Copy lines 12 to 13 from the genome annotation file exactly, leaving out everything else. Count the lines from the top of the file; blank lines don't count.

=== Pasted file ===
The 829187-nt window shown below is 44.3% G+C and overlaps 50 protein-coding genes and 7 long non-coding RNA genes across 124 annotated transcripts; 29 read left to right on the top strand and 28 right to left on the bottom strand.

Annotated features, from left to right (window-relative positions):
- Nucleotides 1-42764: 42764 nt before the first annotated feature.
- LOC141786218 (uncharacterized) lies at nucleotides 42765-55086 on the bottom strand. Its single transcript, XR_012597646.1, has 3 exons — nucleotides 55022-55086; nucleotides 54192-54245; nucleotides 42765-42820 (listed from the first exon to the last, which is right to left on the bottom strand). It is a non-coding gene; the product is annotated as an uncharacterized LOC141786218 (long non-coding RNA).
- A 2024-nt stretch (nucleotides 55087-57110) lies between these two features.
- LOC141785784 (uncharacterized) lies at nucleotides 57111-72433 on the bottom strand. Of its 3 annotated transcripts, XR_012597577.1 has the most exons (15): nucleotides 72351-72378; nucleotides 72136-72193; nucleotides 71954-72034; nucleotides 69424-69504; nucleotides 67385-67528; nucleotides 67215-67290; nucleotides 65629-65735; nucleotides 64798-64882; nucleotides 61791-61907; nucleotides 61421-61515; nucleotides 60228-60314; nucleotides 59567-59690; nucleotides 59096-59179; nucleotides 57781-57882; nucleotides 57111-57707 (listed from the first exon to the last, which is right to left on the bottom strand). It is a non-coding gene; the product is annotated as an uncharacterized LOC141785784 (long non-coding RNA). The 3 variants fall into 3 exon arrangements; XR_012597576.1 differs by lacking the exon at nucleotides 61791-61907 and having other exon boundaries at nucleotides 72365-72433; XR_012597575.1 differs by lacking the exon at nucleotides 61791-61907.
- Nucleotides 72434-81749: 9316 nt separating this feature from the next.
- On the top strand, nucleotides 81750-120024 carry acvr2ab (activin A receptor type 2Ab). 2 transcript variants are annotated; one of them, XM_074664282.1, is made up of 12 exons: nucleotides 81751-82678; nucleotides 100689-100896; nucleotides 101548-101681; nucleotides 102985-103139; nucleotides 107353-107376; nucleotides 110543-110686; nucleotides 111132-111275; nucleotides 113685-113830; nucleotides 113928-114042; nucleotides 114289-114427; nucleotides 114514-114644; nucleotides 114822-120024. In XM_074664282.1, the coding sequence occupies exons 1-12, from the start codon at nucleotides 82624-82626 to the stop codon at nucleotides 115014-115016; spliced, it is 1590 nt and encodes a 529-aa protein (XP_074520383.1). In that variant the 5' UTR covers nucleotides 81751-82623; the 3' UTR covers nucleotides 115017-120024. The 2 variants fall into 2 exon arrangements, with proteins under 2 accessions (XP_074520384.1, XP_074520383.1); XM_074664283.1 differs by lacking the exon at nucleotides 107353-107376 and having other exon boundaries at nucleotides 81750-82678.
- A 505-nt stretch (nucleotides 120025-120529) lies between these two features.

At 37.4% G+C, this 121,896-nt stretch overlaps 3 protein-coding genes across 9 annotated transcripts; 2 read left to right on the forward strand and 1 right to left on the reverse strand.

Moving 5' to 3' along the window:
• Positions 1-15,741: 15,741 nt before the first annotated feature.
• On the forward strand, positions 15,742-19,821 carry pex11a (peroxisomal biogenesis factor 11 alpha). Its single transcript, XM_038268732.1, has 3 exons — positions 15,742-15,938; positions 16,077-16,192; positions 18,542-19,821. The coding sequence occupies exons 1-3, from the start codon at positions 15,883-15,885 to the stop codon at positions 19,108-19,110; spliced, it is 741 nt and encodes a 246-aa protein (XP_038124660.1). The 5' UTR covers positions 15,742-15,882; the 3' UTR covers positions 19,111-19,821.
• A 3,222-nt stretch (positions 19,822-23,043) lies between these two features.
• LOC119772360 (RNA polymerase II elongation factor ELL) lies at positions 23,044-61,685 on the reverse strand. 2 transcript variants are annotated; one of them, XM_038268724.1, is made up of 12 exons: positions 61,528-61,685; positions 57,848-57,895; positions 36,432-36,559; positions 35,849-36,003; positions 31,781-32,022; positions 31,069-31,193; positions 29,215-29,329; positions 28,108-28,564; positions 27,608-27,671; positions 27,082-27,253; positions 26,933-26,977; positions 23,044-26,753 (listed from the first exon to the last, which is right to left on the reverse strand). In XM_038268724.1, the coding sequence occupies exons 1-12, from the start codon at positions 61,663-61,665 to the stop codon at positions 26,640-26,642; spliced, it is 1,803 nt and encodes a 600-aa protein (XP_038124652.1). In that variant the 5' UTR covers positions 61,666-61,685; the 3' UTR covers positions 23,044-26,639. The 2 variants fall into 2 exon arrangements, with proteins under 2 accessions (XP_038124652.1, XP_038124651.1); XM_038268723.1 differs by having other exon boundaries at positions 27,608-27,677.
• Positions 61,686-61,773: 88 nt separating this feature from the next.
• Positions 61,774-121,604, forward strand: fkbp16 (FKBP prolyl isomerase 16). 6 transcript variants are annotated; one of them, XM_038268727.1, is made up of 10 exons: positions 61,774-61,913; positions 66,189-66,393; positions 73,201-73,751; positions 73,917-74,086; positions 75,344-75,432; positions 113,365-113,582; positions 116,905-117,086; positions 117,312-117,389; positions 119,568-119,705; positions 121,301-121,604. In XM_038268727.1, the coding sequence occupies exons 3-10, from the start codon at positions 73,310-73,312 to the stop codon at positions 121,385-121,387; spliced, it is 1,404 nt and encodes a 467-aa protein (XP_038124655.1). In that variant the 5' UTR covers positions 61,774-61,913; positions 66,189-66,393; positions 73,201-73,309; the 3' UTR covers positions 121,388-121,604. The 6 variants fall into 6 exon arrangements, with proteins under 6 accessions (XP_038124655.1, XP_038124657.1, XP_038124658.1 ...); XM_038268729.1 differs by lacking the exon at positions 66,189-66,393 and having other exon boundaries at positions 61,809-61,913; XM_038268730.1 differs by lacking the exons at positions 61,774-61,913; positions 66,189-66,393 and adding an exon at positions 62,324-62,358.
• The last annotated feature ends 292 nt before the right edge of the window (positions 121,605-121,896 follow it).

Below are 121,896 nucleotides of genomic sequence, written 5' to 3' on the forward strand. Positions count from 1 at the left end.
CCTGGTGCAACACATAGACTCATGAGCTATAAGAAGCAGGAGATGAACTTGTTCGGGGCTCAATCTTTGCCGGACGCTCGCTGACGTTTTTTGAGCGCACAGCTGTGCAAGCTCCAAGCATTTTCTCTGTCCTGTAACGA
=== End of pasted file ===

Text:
• Positions 1-15,741: 15,741 nt before the first annotated feature.
• On the forward strand, positions 15,742-19,821 carry pex11a (peroxisomal biogenesis factor 11 alpha). Its single transcript, XM_038268732.1, has 3 exons — positions 15,742-15,938; positions 16,077-16,192; positions 18,542-19,821. The coding sequence occupies exons 1-3, from the start codon at positions 15,883-15,885 to the stop codon at positions 19,108-19,110; spliced, it is 741 nt and encodes a 246-aa protein (XP_038124660.1). The 5' UTR covers positions 15,742-15,882; the 3' UTR covers positions 19,111-19,821.